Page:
Ex parte Hamper (1811), 17 Ves. between the price at which he sold 403.

them and the price charged at the Cheap v. Cramond (1821), 4 B. & colliery ; a servant and not a Ald. 663. Merchants in London, partner. who became bankrupt, recom

Mair v. Glennie (1815), 4. M. mended consignments of goods to & S. 240. Mair, owner of a ship, a house abroad. It was agreed bound on a voyage to Havannah, that all commissions on the sales with a cargo belonging to him. of goods recommended or “in. Young, the master of the ship, fluenced” by the one house to the was party to an agreement with other should be equally divided Mair that Young should have in without allowing a deduction for lieu of all wages, primage, &c., expenses ; the bankrupts were one-fifth share of the profit or partners quoad hoc with the firm loss of the intended voyage, and abroad.

was to follow Mair's instructions. Heyhoe v. Burge (1850), 9 C. B. Geddesv.Wallace(1820), 2 Bligh, 431. A. and B. agreed

for 270. The deed of copartnery of services performed,” to give to C., a certain company was subscribed the defendants, one-fourth part of by Geddes, who was to have onethe clear profits arising from a

seventeenth share without advanccontract for making a certain rail. ing any capital. Article 3 stated way; C. liable as a partner to third that," in the said capital stock the persons.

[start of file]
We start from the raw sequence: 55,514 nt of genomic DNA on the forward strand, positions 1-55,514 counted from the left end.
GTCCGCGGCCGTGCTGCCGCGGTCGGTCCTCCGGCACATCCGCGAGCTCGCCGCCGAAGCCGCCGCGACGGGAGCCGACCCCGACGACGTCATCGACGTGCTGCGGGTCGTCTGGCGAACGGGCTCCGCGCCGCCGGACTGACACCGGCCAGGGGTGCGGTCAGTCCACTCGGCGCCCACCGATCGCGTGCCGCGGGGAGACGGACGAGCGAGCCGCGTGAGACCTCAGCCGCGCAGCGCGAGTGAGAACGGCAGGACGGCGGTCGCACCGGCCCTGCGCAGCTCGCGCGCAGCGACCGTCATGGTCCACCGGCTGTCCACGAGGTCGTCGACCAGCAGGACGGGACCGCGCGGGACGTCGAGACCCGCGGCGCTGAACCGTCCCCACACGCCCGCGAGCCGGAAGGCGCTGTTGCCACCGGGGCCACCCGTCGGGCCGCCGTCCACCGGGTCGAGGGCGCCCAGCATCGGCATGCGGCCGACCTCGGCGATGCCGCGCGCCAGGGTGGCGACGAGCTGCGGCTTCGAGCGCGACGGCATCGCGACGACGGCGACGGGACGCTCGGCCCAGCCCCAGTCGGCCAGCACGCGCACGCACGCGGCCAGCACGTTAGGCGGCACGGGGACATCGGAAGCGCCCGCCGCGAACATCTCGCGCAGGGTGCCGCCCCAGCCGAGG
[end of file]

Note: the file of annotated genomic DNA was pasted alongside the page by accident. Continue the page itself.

partners shall be interested in the

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PARTNER.

Not PARTNER. Greenham v. Gray (1855), 4 Irish profits or loss in the following C. L. R. 501. Agreement be- proportions ... the said John tween plaintiff and defendant to Geddes, one seventeenth share.” carry on the business of cotton spin- By an agreement referred to in ners at defendant's mill. Plaintiff the articles of copartnery, he to have the full control and was to receive £100 besides his management of mill, and to give seventeenth share of the profit or his whole time to it; to direct all loss. The House of Lords, looking departments ; to have the exclu- to the whole of the articles, and to sive power of dismissing servants ; the conduct of the parties, decided to be paid for his management, that as between him and them, he &c., £150, and to receive one-fifth was not a partner. part of the nett profits. Plaintiff Smith v. Watson (1824), 2 B. & and defendant partners.

C. 401. A., a merchant, bought whalebone through B., a broker. It was agreed that, as remuneration for his trouble, B. should receive one-fourth of the profits arising from the sale, and bear an eighth proportion of the losses. Although B. might be liable to third persons, there was no partnership with A.

Pott v. Eyton (1846), 3 C. B. 32. Eyton's name appeared over door of shop kept by Jones, and he received per-centage of profits ; goods purchased in Eyton's name ; no evidence of credit given to Eyton ; not a partner as to third persons.

Rawlinson v. Clarke (1846), 15 M. & W. 292. Plaintiff sold to defendant his business as a surgeon and apothecary. Plaintiff agreed to continue to reside at his place of business and to carry on the profession as before for a year, and to introduce defendant to his patients. Defendant to allow plaintiff during the year a moiety of the clear profits; the deed did not create a partnership.

Stockerv. Brockelbank (1851), 3 Mac. & G. 250; 20 L. J. Ch. N. S. 401. Agreement between plaintiff and defendant that the plaintiff would serve the said “partners” as “manager," and that the plaintiff should have the conduct and management of the business, and should receive for his services such a sum as would be equal to £40 per cent. upon the nett profits ; no partnership existed,